Scincus (2 sp.), North Africa and Arabia; Hinulia (20 sp.), most of the Australian and Oriental regions; Cyclodina (1 sp.), Hombronia (1 sp.), and Lygosomella (1 sp.), all from New Zealand; Keneuxia (1 sp.), Philippines, Moluccas, and Papuan Islands; Elania (1 sp.) New Guinea; Carlia (2 sp.), North Australia and New Guinea; Mocoa (16 sp.), Australia and New Zealand, with species in Borneo, West Africa, and Central America; Lipinia (3 sp.), Philippine Islands and New Guinea; Lygosoma (12 sp.), Australia, New Caledonia, Pelew and Philippine Islands ; Tetradactylus (1 sp.), Hemierges (2 sp.), Chelomeles (2 sp.), Omolepido. (1 sp.), Lissolepis (1 sp.), Siaphos (1 sp.), Rhodona (3 sp.) Anomalpus (1 sp.), Soridia (2 sp.), and Ophioscincus (1 sp.) all confined to Australia; Cophoscincus (3 sp.), Philippine Islands, Celebes, and Queensland; Plestiodon (18 sp.), China and Japan, Africa, and America as far north as Pennsylvania and Nebraska ; Eumeces (30 sp.), South Palæarctic, Oriental and Australian regions, to New Ireland and North Australia ; Mabouya (20 sp.), Oriental region, AustroMalaya, North Australia, the Neotropical region, and to Lat. 42° 30' in North America; Amphixestus (1 sp.), Borneo; Hagria 1 sp.), and Chiamela (1 sp.), India; Senira (1 sp.), Philippine Islands; Brachymeles (2 sp.). Philippine Islands and Australia ; Ophiodes (1 sp.), Brazil ; Anguis (3 sp.), West Palæarctic region and South Africa; Tribolonotus (1 sp.), New Guinea ; Tropidophorus (2 sp.), Cochin-China and Philippine Islands; Norbea (2 sp.), Borneo and Australia ; Trachydosaurus (1 sp.), Australia ; Cyclodus (8 sp.), Australia, Aru Islands, and Ceram; Silubosaurus (2 sp.), Egerina (2 sp.), and Tropidolepisma (6 sp.), all peculiar to Australia; Heteropus (7 sp.), Australia, Austro-Malaya, and Bourbon; Pygomeles (1 sp.), Madagascar; Dasia (1 sp.), Malaya; Euprepes (70 sp.), Ethiopian and Oriental regions, AustroMalaya, South America (?); Celestus (9 sp.), peculiar to the Antilles, except a species in Costa Rica ; Diploglossus (7 sp.), the Neotropical region ;-with a number of other genera founded on single species from various parts of the world.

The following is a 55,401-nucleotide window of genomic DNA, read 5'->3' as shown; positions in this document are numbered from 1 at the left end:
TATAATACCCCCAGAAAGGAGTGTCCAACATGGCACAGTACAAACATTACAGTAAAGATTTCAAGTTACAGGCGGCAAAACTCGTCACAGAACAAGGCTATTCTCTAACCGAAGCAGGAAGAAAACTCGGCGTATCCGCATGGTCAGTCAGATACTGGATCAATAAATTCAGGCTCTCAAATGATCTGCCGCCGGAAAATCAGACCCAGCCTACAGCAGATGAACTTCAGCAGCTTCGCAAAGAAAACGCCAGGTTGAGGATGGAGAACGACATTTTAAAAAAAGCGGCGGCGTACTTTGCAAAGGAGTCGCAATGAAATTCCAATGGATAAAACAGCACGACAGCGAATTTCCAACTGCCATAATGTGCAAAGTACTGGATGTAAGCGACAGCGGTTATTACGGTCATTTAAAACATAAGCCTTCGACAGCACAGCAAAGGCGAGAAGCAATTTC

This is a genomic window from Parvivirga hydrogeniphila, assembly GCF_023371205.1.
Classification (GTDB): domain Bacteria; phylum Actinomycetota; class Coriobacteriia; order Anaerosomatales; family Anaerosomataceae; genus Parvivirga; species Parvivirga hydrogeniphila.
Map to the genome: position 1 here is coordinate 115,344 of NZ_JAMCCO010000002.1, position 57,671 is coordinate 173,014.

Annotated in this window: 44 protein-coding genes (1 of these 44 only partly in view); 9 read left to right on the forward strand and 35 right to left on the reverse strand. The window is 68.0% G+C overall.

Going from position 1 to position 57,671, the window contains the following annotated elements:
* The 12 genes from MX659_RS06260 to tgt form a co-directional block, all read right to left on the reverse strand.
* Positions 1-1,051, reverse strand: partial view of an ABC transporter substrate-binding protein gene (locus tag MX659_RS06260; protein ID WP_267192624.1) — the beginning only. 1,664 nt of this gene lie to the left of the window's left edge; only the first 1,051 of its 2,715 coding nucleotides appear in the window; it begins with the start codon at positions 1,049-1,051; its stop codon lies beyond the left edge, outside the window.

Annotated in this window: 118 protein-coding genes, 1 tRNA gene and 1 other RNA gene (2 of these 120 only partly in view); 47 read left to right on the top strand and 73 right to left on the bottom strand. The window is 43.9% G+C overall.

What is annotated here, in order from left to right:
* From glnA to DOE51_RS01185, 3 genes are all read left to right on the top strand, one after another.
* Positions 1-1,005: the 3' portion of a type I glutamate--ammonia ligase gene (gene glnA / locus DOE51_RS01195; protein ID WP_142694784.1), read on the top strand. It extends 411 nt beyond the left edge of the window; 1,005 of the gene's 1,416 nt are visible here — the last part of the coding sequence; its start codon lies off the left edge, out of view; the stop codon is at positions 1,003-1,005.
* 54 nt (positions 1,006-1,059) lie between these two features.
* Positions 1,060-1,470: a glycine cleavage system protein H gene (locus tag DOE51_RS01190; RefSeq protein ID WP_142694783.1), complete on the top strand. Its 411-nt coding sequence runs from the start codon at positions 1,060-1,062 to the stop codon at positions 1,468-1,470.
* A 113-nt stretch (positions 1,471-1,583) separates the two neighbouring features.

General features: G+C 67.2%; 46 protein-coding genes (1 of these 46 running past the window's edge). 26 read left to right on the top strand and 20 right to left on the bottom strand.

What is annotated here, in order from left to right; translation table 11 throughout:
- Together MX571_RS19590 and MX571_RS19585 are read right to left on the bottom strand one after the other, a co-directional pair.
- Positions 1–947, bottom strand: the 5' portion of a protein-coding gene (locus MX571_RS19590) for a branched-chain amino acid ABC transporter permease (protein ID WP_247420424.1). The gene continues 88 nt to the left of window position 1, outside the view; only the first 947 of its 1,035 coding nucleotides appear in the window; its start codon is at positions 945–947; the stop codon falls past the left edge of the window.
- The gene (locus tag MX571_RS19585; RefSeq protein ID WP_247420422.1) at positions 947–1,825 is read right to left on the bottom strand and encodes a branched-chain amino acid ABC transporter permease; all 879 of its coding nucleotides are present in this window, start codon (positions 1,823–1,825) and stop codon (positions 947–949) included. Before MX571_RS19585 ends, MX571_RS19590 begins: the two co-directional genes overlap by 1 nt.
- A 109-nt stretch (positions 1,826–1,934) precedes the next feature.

Family 46.—OPHIOMORIDÆ. (2 Genera, 2 Species.)
The snake-like Lizard constituting the genus Ophiomorus, is found in Southern Russia, Greece, and Algeria; while Zygnopsis having four weak limbs, has been recently discovered by Mr. Blanford in South Persia. The family is therefore confined to our Mediterranean sub-region.
FAMILY 47.—SEPIDÆ. (7 Genera, 22 species.)
The Sepidæ, or Sand-Lizards, are a very natural group, almost confined to the Ethiopian region, but extending into the desert country on the borders of the Oriental region, and into the south of the Palæarctic region as far as Palestine, Madeira, Spain, Italy, and even the South of France. The genera are :
Seps (10 sp.), South Europe, Madeira, Teneriffe, Palestine, North Africa, South Africa and Madagascar ; Sphenops (2 sp.), North Africa, Syria, West Africa ; Scelotes (3 sp.), Angola to South Africa, Madagascar ; Thyrus (1 sp.), Bourbon and Mauritius; Amphiglossus (1 sp.), Madagascar; Sphenocephalus (1 sp.), Afghanistan; and Sepsina (4 sp.), South-west Africa.
FAMILY 48.—ACONTIADÆ. (3 Genera, 7 Species.)
ETHIOPIAN I ORIENTAL
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This small family of snake-like Lizards has a very curious distribution, being found in South and West Africa, Madagascar, Ceylon, and Ternate in the Moluccas. Acontias (4 sp.), is found in the four first-named localities; Nessia (2 sp.), is confined to Ceylon ; Typhloscincus (1 sp.), to Ternate.
FAMILY 49.-GECKOTIDÆ. (50 Genera, 200 Species.)
The Geckoes, or Wall-Lizards, form an extensive family, of almost universal distribution in the warmer parts of the globe ; and they must have some exceptional means of dispersal, since they are found in many of the most remote islands of the great oceans,—as the Galapagos, the Sandwich Islands, Tahiti, New Zealand, the Loo-Choo and the Seychelle Islands, the Nicobar Islands, Mauritius, Ascension, Madeira, and many others. The following are the larger and more important genera :
Oëdura (3 sp.), Australia; Diplodactylus (8 sp)., Australia, South Africa, and California ; Phyllodactylus (8 sp.), widely scattered in Tropical America, California, Madagascar, and Queensland ; Hemidactylus (40 sp.), all tropical and warm countries; Peropus (12 sp.), the Oriental region, Papuan Islands, Mauritius, and Brazil; Pentadactylus (7 sp.), Oriental region and Australia ; Gecko (12 sp.), Oriental region to New Guinea and